Nationality, Immigration and Asylum Bill

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Mr. Dhanda: The hon. Gentleman has referred to problems that we have had in the past, including at Yarl's Wood. Just out of curiosity, has he any inkling of the difference in costs between the public sector or a public-private partnership providing the service?

12.15 pm

Simon Hughes: I refer the hon. Gentleman to the Minister's earlier remarks. As these ventures are new, there is no logical reason why there should be a difference or why the public sector should cost more. If the public sector is to be responsible for all the accommodation centres, there must be an efficiency cost benefit from using the same strategic—not local—management for all the sectors. If different contractors are to carry out different operations, that will add management costs, which will be forced back on to Government. The Minister rightfully talked about scale, cost benefit and efficiency. Those factors will determine the relative costs.

I do not know the difference in costs with regard to accommodation centres. Someone may have carried out an evaluation on the continent. I have talked through the issue in detail with people in Finland, where I went about a year ago. Accommodation centres there are run entirely by the public sector. It is not contemplated that they should be in the private sector. I am not aware of them being privatised anywhere else or of similar organisations in Europe—although I may be corrected.

We start with a principle. If there were an overwhelming argument that a reputable contractor could build accommodation centres better and more cheaply in a second phase after the trial, that would be reasonable. This is a new venture. There are already enough difficulties with the proposal we have discussed. If the accommodation centres are to be in the private sector there will be the added difficulty of lack of accountability. If the public are to have confidence, they must know that Ministers, or a Government agency, and elected local councillors are responsible and will not say, ''Nothing to do with us, guv, we just signed the contract''. It is important that we hold to that principle. I hope that the Minister can assure us that all the accommodation centres trials for the entire period under this legislation will be carried out in the public sector.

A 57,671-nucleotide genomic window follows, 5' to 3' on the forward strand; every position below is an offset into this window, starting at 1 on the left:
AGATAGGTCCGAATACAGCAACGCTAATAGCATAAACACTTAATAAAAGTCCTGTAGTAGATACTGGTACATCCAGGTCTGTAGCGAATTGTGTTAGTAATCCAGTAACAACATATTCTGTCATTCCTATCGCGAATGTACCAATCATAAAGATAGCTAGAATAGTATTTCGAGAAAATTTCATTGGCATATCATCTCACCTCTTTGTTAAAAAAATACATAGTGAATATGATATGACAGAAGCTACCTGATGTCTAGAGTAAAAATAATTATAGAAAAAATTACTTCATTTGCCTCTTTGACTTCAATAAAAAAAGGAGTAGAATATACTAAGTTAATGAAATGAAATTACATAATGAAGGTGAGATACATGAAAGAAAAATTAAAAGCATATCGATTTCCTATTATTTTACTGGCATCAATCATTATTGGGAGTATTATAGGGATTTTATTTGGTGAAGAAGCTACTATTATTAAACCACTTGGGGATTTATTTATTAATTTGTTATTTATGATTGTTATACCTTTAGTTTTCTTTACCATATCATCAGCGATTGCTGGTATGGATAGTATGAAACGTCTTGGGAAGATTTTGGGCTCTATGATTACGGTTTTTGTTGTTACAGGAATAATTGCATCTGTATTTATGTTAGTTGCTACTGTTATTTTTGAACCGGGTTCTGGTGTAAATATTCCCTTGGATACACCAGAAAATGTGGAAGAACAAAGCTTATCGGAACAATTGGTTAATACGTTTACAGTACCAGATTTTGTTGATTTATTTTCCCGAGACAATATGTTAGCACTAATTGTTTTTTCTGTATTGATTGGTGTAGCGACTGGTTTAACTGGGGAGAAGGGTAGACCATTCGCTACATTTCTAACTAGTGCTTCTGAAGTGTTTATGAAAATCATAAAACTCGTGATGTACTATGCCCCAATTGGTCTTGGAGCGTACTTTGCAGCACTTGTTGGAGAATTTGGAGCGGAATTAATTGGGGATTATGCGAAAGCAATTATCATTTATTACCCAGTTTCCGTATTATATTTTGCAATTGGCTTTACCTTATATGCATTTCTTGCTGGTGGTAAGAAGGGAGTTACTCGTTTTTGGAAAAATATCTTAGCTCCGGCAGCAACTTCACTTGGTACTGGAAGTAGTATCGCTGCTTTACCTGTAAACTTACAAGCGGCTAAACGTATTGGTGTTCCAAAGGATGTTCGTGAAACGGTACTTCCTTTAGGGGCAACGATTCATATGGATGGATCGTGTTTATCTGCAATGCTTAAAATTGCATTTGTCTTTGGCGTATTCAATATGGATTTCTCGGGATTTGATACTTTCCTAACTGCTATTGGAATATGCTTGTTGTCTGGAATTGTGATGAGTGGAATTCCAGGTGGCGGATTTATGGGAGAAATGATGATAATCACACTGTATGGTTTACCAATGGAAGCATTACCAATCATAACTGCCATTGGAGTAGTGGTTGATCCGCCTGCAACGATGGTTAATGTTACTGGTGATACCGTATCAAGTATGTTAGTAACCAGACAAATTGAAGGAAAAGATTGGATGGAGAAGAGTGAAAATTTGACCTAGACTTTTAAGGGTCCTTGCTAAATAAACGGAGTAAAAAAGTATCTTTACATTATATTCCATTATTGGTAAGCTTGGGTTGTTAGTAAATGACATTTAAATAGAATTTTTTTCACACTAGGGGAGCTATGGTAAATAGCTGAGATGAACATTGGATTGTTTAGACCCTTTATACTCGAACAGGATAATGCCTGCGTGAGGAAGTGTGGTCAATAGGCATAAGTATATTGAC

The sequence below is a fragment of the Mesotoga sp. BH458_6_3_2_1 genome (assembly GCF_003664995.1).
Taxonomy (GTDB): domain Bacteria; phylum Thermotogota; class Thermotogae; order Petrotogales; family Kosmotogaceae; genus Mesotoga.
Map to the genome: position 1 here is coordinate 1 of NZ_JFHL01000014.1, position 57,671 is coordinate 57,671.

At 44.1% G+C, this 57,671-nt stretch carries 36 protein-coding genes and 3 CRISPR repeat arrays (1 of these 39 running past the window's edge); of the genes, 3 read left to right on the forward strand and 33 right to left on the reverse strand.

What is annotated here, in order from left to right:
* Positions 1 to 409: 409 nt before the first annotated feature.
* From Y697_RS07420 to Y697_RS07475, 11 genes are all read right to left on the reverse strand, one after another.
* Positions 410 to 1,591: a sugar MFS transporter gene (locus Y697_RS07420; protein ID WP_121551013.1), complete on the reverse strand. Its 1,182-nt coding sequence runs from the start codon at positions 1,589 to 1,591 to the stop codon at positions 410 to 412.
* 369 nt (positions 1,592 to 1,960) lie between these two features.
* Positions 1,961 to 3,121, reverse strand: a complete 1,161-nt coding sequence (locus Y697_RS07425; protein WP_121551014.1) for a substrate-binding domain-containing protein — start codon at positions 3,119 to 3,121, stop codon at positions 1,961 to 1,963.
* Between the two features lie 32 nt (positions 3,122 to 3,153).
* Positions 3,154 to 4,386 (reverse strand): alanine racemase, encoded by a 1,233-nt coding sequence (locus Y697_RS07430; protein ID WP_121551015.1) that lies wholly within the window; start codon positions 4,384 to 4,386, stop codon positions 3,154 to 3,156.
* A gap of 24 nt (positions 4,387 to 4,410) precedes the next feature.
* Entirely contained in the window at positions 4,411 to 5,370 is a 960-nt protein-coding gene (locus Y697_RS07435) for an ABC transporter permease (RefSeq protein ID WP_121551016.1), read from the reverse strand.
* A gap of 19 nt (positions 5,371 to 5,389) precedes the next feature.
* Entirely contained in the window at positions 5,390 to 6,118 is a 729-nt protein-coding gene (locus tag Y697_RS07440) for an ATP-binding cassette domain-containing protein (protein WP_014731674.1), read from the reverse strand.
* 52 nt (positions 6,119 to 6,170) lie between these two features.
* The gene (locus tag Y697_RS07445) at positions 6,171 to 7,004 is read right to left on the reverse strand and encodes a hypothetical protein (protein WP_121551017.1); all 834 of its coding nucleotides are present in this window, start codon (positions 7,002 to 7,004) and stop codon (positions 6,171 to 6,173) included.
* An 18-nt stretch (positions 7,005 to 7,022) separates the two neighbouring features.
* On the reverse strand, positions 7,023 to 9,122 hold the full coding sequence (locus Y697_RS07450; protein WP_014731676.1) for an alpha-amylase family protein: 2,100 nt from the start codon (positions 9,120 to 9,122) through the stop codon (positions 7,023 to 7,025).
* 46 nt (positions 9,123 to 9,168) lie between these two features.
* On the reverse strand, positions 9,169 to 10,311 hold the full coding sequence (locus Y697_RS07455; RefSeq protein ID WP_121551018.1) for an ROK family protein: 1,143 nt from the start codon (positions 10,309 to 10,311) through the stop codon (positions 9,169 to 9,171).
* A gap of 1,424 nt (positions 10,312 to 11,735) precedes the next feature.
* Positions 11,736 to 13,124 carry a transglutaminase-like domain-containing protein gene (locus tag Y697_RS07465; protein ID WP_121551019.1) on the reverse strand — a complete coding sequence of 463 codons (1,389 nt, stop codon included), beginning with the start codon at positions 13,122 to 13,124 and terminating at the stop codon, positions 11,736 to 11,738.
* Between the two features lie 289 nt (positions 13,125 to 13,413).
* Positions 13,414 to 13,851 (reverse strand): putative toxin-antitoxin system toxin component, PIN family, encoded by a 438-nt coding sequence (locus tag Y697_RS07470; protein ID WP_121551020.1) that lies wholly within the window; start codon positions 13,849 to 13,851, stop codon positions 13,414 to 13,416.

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Mr. Malins: I shall be brief. My probing amendment No. 141 asks the Minister whether the contract for the centre manager will be available for public scrutiny, as I believe it should be. On the clause stand part, will the Minister give us some idea of the ratio of staff on-site to numbers at the proposed centres? Does she have any idea of the likely weekly cost of housing someone in an accommodation centre, given that the available figure for Oakington, for example, is £1,600 per week?

Mr. Barker: Will the Minister confirm who will be responsible for policing the accommodation centres? The maintenance of proper order is important. There will be a lot of vulnerable people, particularly if the centres are to house 750; that is a lot of people susceptible to crime. We know that there are criminals along with genuine asylum seekers, particularly among young men seeking to come here. The places of origin of most of these people are often rife with organised crime. One or two bad apples trying to assert their hegemony over people in accommodation centres can create an unpleasant and disturbing environment for those living there. Who will be responsible for policing and listening carefully to what is going on in the centres to ensure that no attempt is made to create gangs, or to pressure residents in the centres to obey anyone other than the British authorities?

When asylum seekers have been dispersed, on numerous occasions young men in particular have engaged in gang warfare or other small acts of rivalry that have given rise to violence and other criminal activity. Will the Minister assure the Committee that those factors will be properly monitored?

Angela Eagle: The amendments raise various issues, and I shall try to answer specific questions on the clause stand part debate as well.

I am not sure whether the hon. Member for Southwark, North and Bermondsey wants to legislate for all accommodation centres or just the four trial centres, but his amendment would mean that all accommodation centres, now and for ever more, would have to be in the public sector. I assume that that is his intention, but the Bill carries an important flexibility that allows us to run the centres by contracting them out—to which he objects—in the public or voluntary sectors, or even using a mix of the different types. The Bill uses a menu, which we can mix and match for the provision of accommodation centres, and I want to keep it that way while we trial various centres.

The hon. Gentleman was right about the virtues that he attributed to the public sector, and I share his commitment to them, particularly accountability. However, I am not as pessimistic about using contracted-out services appropriately to deliver a particular service. I do not want to accept amendment No. 167, which would completely rule out the possibility of anyone other than the Home Office or a relevant local authority running the accommodation centres.